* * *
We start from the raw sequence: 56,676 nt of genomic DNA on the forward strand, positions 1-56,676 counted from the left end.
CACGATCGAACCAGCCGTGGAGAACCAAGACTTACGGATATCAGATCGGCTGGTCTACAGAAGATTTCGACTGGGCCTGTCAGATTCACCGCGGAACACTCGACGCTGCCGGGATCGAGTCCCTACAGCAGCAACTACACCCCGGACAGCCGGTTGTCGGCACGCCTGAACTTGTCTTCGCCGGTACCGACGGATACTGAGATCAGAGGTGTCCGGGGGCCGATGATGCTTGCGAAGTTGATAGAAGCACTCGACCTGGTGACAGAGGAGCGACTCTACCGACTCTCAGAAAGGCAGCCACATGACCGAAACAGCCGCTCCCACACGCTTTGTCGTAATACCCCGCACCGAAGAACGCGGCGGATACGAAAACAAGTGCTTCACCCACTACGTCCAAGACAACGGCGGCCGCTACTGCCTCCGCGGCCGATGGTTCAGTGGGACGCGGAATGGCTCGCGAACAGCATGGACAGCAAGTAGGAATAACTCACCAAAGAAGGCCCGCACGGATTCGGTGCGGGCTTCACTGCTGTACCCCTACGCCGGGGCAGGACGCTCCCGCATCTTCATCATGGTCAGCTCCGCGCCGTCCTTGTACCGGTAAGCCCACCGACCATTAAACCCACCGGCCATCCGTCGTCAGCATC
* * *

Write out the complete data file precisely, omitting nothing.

We start from the raw sequence: 56,676 nt of genomic DNA on the forward strand, positions 1-56,676 counted from the left end.
CACGATCGAACCAGCCGTGGAGAACCAAGACTTACGGATATCAGATCGGCTGGTCTACAGAAGATTTCGACTGGGCCTGTCAGATTCACCGCGGAACACTCGACGCTGCCGGGATCGAGTCCCTACAGCAGCAACTACACCCCGGACAGCCGGTTGTCGGCACGCCTGAACTTGTCTTCGCCGGTACCGACGGATACTGAGATCAGAGGTGTCCGGGGGCCGATGATGCTTGCGAAGTTGATAGAAGCACTCGACCTGGTGACAGAGGAGCGACTCTACCGACTCTCAGAAAGGCAGCCACATGACCGAAACAGCCGCTCCCACACGCTTTGTCGTAATACCCCGCACCGAAGAACGCGGCGGATACGAAAACAAGTGCTTCACCCACTACGTCCAAGACAACGGCGGCCGCTACTGCCTCCGCGGCCGATGGTTCAGTGGGACGCGGAATGGCTCGCGAACAGCATGGACAGCAAGTAGGAATAACTCACCAAAGAAGGCCCGCACGGATTCGGTGCGGGCTTCACTGCTGTACCCCTACGCCGGGGCAGGACGCTCCCGCATCTTCATCATGGTCAGCTCCGCGCCGTCCTTGTACCGGTAAGCCCACCGACCATTAAACCCACCGGCCATCCGTCGTCAGCATC